Ramadhan

Back to the future

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Yeah, you have guessed it. We are in Egypt, the only country in the world that brings its clocks back and then forth again during the month of Ramadhan. As Ramadhan is officially over make sure to turn you clocks back an hour forward today and an advance notice for 3 weeks that we will be turning those same clocks back an hour for winter time in October.

It’s all fun and games here. Oh and Happy Eid to all the Muslim readers out there.

Why Ramadhan in the Middle East means overeating and Dramas on TV

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I recently read an article which was forwarded by an Egyptian colleague about over eating and watching TV during the month of Ramadhan in Egypt. The full article can be read here. I have lived 2 years of my life in Jordan and have spent the past 2 years in Egypt. I can safely say that this is not an Egyptian phenomenon.

Jordan:

Schools finish earlier at around 13:00ish because everyone is fasting, so people can go home and either sleep or think about eating. Once people have eaten, either at families house which is either on invitation or they have invited. It is well known that the stomachs grow smaller over the  month but we will still make and eat food like there is no tomorrow. Once everyone has eaten, mostly the men of the family will go to the mosque to pray the Tarweeh prayer, which are the recommended prayers only for Ramadhan. These prayers will be cut short because people are eager to go home to watch the latest Drama imported from Syria or Turkey such as Bab Al Hara. If your not at home watching these Dramas, you’re in the cafes watching.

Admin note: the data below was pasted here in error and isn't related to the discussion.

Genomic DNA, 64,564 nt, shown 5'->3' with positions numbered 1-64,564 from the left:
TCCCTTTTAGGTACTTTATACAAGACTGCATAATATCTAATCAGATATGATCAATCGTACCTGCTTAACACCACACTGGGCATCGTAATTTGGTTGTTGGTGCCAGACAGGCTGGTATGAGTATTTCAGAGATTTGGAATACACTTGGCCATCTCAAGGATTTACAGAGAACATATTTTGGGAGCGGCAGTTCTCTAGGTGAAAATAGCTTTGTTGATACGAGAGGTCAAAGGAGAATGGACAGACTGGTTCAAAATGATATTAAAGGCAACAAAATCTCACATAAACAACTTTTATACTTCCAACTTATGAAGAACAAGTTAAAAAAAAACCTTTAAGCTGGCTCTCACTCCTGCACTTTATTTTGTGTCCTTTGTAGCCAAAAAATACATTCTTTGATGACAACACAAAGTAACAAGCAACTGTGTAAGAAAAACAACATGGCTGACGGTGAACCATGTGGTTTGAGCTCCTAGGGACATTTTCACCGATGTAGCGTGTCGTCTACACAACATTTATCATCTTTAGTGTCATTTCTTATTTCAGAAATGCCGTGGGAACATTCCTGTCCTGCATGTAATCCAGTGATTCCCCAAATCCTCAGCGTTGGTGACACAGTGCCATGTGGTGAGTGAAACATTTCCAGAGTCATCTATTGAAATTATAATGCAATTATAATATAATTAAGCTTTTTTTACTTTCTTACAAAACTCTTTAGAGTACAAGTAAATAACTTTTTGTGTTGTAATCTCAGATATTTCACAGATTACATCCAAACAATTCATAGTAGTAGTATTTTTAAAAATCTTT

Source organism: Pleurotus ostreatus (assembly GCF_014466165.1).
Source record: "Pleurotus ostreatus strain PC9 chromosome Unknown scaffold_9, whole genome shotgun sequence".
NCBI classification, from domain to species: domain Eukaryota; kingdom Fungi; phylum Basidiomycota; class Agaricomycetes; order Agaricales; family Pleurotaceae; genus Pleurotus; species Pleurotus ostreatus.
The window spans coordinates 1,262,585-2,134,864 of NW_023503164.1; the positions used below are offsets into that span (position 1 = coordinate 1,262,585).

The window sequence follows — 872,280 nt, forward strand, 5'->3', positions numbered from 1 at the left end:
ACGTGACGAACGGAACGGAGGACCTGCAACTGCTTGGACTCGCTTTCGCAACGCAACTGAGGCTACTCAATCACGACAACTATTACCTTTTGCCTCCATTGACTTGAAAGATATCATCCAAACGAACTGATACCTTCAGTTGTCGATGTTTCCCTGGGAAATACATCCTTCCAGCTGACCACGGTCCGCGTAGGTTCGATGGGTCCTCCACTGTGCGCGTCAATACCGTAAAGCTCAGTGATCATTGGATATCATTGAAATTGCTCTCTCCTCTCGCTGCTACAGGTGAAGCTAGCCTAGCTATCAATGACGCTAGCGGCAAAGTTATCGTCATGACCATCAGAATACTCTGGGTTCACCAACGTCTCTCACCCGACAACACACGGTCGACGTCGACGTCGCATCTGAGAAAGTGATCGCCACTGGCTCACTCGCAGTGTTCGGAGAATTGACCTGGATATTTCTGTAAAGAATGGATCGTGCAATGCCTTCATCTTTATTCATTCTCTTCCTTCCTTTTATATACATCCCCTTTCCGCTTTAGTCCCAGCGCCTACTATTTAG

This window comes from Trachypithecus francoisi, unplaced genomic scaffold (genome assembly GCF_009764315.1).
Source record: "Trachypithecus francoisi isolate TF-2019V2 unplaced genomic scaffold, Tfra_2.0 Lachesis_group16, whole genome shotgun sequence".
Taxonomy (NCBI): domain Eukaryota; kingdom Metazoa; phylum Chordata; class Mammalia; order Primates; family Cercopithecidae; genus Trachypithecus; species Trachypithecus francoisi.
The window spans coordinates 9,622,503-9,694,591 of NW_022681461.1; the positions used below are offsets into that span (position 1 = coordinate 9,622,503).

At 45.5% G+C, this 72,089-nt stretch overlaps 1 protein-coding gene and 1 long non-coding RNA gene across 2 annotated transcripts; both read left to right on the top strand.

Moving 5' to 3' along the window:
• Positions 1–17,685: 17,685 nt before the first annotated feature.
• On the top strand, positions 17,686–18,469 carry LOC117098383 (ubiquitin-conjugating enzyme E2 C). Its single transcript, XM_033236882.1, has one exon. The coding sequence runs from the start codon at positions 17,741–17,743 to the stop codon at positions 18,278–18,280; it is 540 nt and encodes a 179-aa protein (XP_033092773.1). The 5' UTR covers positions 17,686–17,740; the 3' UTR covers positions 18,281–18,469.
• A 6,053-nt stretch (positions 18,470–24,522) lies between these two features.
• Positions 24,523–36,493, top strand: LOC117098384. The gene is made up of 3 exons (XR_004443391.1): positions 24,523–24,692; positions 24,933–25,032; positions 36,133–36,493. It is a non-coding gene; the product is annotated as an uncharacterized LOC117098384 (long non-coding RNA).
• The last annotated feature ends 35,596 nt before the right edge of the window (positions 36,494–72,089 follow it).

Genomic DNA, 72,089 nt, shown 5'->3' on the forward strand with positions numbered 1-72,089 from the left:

Egypt:

Clocks are brought back an hour just for Ramadhan; Schools and businesses are closed at around 14:30ish. People generally work less. Time is spent either thinking about food, preparing food for large feasts for family members they have not seen the whole year around or  thinking about what you’re going to make the next day and who you’re going to invite. Once the food is eaten and consumed on an extra large proportion, then people head to the mosques for a quick recommended prayer, which is either so long that it puts off people ever coming back again or so short so people can go home or to the cafes to watch Egyptian dramas.

Ramadhan is time for reflection, for working harder, being more aware of your actions in accordance to the book (the Quran) and example of the Prophet. How can it be that some people do not pray all year long and yet they fast during the month of Ramadhan. How can it be that women do not cover, and yet they will fast during the month of Ramadhan. The Muslim community must throw away this ‘pick and choose’ mentality and use the month of Ramadhan is a reflection and purification time so that it can impact the other remaining months in a positive manner.

No one is perfect so lets make this month a spring board for change in the right direction. It is not all about eating and watching Dramas.

Why Ramadhan in the Middle East means overeating and Dramas on TV